Early in the week, the price of bitcoin briefly climbed above $60,000 for the first time ever, although it failed to maintain that threshold later in the week.
Other Important Macro Data and Events
For the currencies, this is how they've changed since last week. The dollar steadied, as higher Treasury yields helped it recoup losses seen after the Fed decision on Wednesday. The dollar index advanced 0.28% to stay at 91.919. EUR/USD declined -0.62%, USD/JPY rose 0.07%, GBP/USD slipped -0.63%, and USD/CHF rose 0.74%.
Economic data in the US was mixed, with several key indicators falling short of expectations, including retail sales, industrial production and housing starts — were blamed on severe winter weather in the north-east and, especially, Texas. Also, initial unemployment claims rose much more than expected, rises +45,000 to 770,000, showing a weaker labour market than expectations of a decline to 700,000.
Forward-looking indicators, such as the Empire State Manufacturing Survey and the Philadelphia Fed Business Outlook Survey suggested robust growth in the coming months. Communication services led the advancing sectors in the S&P 500, while energy posted the weakest performance.
Fed Chair Jerome Powell and his colleagues remained dovish at the end of their meeting Wednesday. The U.S. Federal Reserve’s policymaking committee voted to keep short-term borrowing rates near zero in a widely expected move. The Fed also ramped up its expectations for economic growth by 6.5% this year but indicated that there are likely to be no interest rate hikes through 2023.
The Bank of England and the Bank of Japan both echoed the sentiments of the Fed, keeping benchmark interest rates steady and making no significant changes to asset purchase programs.
Core eurozone bond yields ended slightly higher. Germany’s 10-year bund yield climbed midweek, tracking U.S. Treasuries in response to expectations for an uptick in inflation. Yields eased somewhat on Friday on concerns about the increasing number of coronavirus infections in Europe and consequent constraints on economic activity.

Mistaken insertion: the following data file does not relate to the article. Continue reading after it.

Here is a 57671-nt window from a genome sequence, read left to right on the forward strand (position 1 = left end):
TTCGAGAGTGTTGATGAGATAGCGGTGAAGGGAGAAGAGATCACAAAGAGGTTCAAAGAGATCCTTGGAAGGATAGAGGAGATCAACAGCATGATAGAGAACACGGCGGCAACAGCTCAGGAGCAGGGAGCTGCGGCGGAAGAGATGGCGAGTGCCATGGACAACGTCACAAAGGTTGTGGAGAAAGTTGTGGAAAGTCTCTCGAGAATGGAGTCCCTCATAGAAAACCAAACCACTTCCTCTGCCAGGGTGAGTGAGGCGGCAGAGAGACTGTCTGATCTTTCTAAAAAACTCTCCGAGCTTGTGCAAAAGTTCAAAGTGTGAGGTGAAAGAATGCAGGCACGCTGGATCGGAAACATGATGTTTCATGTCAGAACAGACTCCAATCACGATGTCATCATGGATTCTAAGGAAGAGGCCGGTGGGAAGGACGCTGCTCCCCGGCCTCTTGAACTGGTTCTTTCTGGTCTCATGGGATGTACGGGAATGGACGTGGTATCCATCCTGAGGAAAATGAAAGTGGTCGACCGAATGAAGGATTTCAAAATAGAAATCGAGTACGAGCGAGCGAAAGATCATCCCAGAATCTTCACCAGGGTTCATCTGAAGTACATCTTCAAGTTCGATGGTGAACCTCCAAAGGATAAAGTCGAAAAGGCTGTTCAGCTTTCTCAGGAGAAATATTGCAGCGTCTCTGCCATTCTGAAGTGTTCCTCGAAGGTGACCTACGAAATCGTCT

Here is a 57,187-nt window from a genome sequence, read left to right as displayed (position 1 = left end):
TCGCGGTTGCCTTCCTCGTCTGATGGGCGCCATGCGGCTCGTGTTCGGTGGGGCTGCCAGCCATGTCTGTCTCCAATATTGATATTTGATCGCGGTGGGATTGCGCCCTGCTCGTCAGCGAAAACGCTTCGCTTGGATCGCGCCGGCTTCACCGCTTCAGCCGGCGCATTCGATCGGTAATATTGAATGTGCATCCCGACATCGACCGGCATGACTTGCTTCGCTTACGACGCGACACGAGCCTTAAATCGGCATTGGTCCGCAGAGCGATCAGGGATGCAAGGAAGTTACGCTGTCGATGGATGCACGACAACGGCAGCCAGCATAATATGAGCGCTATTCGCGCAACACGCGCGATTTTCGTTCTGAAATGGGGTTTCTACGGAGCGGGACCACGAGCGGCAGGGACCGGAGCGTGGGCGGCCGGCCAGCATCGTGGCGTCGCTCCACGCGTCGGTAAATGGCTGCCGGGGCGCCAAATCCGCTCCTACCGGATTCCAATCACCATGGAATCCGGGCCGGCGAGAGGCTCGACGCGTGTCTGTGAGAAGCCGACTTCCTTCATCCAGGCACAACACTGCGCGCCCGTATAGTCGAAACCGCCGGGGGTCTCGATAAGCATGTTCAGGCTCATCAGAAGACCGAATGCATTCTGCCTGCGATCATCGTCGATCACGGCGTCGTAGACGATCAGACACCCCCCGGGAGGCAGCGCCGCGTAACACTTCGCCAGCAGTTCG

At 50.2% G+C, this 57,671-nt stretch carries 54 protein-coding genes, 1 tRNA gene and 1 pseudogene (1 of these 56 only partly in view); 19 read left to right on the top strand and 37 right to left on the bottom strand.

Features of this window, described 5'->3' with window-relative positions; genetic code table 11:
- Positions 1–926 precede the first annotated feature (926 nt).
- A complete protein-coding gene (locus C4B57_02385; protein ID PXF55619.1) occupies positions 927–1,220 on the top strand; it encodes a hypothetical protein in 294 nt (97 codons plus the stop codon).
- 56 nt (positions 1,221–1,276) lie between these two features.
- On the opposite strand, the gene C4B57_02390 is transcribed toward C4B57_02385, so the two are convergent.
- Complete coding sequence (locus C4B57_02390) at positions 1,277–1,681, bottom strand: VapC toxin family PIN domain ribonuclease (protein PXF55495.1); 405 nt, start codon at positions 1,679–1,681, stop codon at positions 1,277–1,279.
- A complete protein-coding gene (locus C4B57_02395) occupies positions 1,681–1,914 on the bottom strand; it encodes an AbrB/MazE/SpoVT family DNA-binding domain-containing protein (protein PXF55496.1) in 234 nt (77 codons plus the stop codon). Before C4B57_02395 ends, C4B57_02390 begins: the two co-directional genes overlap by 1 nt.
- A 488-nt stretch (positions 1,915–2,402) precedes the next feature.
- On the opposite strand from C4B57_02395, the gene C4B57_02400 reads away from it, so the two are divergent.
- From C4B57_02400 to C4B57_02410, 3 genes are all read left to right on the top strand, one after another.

UK gilt yields also rose, lifted in part by the Bank of England’s optimistic tone regarding the economic outlook and its decision to keep interest rates unchanged.
Cryptocurrencies: Early in the week, the price of bitcoin briefly climbed above $61,000 for the first time ever, although it failed to maintain that threshold later in the week. About six months ago, bitcoin was trading below $11,000.
What Can We Expect from the Market this Week
With the approval of the fiscal stimulus in the US, the equity markets can now focus on the economic rebound this year and a sustained growth over the next few years. This bodes well for corporate earnings growth and in turn for equities as valuations normalize. However, market volatility is expected to persist driven by anxiety over higher inflation, potentially rising interest rates and less support from the Fed. This can lead to market pullbacks even in the face of strong equity markets.
These short-term bumps can affect investors in several ways. Clear-eyed long-term investors understand that minor dips are inevitable to clear the path to more gains, while others with a shorter-term mindset typically try to time an entry with varying degrees of success. The key here is to remain patient and focus on long-term goals while still having exposure in a diversified portfolio where returns can be compounded, and cost can be minimized. Being proactive rather than reactive will help investors deal with market volatility better on the back of an improving global economy.
Among important U.S. economic data being released this week include the 3rd estimate GDP growth figure, the PMI composite, home sales data, personal income & spending and PCE deflator.